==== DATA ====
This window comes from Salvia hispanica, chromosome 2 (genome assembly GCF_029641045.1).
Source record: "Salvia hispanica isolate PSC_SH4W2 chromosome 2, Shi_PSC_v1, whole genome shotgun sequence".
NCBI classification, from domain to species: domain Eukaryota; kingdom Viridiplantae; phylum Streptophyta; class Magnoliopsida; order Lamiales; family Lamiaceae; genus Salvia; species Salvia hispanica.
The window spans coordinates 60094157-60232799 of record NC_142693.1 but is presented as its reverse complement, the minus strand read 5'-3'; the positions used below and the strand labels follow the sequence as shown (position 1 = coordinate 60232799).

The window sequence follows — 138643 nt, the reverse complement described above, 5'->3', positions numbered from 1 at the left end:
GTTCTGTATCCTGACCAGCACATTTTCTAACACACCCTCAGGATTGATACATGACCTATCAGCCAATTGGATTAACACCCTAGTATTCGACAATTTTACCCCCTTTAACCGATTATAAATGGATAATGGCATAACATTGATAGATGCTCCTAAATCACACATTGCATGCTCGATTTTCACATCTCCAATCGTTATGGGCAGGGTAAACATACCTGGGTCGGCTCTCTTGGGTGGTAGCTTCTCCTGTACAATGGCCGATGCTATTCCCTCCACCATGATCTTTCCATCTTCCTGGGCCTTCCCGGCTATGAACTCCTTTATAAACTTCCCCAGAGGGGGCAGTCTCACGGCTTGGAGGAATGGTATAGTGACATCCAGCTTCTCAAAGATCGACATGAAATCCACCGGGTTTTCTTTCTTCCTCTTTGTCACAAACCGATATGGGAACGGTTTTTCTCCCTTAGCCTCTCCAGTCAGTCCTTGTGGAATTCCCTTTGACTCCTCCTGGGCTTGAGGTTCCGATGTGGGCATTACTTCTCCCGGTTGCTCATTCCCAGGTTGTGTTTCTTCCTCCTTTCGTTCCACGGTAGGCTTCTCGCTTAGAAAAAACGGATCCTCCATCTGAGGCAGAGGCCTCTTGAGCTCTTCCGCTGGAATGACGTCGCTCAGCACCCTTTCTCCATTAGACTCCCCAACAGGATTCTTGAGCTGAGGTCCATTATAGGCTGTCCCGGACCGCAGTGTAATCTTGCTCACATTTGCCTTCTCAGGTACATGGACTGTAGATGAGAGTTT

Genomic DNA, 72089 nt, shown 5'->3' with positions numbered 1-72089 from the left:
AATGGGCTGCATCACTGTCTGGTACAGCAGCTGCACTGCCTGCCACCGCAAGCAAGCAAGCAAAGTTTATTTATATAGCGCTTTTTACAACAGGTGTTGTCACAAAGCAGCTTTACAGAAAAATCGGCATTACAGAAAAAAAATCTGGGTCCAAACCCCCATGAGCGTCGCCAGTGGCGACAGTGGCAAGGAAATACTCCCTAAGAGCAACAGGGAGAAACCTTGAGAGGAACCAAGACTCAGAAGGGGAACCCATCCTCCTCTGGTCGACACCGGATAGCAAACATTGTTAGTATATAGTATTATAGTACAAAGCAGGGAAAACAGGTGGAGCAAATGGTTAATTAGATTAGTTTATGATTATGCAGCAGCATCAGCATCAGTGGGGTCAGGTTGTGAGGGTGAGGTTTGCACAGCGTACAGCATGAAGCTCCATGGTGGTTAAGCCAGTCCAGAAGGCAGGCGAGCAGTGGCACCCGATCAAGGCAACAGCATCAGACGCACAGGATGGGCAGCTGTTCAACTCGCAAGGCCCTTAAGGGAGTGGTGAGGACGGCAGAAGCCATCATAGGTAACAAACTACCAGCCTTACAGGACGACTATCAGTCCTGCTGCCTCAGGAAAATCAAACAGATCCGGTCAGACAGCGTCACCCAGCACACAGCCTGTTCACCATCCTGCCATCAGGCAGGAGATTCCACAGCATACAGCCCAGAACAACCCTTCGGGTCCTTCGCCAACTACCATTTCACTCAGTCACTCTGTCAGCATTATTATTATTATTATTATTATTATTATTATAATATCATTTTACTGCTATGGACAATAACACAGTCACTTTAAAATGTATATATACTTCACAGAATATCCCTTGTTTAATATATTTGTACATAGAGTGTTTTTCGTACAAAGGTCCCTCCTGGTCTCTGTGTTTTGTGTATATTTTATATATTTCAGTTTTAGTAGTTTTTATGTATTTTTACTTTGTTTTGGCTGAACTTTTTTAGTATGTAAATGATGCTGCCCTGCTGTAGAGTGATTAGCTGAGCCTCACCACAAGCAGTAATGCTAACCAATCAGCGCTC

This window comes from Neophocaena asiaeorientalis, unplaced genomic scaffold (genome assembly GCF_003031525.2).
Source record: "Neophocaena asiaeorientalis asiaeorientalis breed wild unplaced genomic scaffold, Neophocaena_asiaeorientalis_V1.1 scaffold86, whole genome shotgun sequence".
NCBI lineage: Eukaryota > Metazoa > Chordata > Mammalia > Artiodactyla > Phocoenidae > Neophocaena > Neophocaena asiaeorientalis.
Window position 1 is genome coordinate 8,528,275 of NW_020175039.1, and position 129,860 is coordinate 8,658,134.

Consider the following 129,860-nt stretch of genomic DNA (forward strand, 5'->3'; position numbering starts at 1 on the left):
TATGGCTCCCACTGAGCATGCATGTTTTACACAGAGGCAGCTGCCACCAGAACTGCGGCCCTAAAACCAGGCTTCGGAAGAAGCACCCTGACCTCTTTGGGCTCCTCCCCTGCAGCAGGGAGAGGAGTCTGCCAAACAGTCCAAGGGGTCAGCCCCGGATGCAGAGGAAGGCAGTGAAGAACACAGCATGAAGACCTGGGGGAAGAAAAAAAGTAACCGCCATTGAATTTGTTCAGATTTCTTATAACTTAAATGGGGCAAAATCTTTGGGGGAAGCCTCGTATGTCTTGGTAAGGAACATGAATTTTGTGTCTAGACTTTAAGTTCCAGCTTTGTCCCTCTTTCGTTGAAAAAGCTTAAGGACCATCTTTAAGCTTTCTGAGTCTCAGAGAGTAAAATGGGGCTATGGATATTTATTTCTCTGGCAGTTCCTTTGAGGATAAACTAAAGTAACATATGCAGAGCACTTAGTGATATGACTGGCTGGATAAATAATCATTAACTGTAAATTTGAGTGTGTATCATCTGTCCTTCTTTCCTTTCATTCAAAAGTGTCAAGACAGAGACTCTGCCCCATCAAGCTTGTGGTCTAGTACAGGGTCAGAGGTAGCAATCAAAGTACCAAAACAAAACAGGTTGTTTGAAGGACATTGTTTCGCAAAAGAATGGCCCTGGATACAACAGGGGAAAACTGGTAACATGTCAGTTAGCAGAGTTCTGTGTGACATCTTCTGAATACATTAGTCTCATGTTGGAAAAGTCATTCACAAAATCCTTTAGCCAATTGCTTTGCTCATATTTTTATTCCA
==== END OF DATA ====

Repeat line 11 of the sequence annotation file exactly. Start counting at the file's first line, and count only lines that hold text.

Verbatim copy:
NCBI lineage: Eukaryota > Metazoa > Chordata > Mammalia > Artiodactyla > Phocoenidae > Neophocaena > Neophocaena asiaeorientalis.